ODOT Recommends Removing Red Light Cameras after 77% Increase in Crashes, City Extends Contract

It’s no surprise, but yet another city is blinded by the easy revenue from red light cameras that they insist on making decisions that are contrary to the public’s safety. The Statesmen Journal reports that ODOT recommended removing cameras in Salem, OR after accidents increased 77%.

In the 50 months before the cameras went up, crashes averaged .62 per month. In the 21 months after installation, the average increased to 1.09 per month, ODOT reported.

But as we’ve seen time and time again, the city chooses to ignore the recommendation and opts to continue or expand the program. Shame on you, Salem!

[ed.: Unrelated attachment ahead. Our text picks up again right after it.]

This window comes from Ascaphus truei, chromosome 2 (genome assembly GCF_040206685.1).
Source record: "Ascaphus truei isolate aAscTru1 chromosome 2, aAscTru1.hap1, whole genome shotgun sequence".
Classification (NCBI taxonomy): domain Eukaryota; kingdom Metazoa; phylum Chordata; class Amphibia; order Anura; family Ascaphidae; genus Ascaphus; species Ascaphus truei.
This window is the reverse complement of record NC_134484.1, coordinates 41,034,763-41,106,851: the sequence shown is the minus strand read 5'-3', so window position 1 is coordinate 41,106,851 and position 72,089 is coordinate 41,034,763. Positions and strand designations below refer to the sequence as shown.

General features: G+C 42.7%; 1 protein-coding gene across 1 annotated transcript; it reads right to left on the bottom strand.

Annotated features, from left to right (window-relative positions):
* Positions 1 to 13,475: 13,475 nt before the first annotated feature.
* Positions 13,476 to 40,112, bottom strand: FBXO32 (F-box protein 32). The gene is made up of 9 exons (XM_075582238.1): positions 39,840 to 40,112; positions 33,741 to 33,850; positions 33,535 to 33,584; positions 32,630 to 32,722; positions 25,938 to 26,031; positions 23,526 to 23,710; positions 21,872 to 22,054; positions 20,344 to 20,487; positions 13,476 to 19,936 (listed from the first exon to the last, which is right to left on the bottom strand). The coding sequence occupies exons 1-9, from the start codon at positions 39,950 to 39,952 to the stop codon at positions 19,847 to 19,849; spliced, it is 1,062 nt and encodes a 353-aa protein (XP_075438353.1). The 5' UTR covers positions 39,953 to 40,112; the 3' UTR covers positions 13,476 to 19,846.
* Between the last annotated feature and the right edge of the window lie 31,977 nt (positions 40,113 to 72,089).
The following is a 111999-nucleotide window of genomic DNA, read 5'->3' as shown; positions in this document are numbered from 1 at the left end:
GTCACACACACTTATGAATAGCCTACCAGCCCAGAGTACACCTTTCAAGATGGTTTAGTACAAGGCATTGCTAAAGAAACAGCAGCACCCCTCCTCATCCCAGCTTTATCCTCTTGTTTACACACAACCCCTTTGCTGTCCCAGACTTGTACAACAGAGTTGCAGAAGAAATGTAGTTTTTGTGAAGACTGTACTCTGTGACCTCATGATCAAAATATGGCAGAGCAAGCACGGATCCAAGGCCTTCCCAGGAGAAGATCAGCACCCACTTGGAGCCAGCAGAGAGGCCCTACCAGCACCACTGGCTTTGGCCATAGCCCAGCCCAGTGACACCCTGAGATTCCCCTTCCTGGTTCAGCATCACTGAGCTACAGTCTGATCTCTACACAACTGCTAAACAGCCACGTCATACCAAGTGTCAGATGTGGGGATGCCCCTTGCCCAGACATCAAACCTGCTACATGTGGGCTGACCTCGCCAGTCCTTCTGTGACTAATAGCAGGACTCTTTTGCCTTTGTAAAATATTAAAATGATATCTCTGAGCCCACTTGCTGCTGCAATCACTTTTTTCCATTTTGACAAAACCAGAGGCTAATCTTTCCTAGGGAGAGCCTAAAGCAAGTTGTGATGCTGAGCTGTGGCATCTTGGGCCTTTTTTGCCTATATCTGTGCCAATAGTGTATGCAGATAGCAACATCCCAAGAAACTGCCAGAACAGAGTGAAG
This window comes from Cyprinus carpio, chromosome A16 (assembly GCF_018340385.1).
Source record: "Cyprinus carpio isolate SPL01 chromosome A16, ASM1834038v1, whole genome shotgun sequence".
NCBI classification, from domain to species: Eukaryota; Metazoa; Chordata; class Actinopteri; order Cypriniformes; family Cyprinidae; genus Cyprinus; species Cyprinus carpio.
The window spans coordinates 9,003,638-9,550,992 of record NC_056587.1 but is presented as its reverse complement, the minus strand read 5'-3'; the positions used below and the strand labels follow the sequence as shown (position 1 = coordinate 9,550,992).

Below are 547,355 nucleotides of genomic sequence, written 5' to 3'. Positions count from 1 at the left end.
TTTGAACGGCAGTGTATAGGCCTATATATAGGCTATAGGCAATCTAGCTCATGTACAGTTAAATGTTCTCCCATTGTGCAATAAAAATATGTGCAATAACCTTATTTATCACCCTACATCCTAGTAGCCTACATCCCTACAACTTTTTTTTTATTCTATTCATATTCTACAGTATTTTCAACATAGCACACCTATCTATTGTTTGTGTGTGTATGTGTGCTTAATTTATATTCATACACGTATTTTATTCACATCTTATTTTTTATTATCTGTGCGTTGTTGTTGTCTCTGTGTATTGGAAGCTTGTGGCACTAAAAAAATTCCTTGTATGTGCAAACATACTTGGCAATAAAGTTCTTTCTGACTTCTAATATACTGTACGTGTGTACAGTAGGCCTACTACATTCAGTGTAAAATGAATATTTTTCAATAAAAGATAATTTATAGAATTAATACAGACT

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One Comment

  1. Al
    Posted November 2, 2011 at 7:47 pm | Permalink

    Allow me to highlight a quote from the article by ODOT’s Lou Torres here:

    “Lou Torres, Public Affairs Specialist for ODOT, said ultimately the entities agreed that safety was the No. 1 concern, and the cameras would be allowed to remain in place.

    ‘In this case, the city of Salem felt the cameras were affecting the community in a positive way, and ODOT agrees,’ Torres said.”

    Query: does ODOT get a cut from the Redflex revenue, as happens in California and other states? If so, that might explain both this, and why ODOT looked the other way after they “accidentally” deleted the traffic signal control software at one of the camera intersections in Sherwood, causing the timing to be extremely erratic (and rack up violations).


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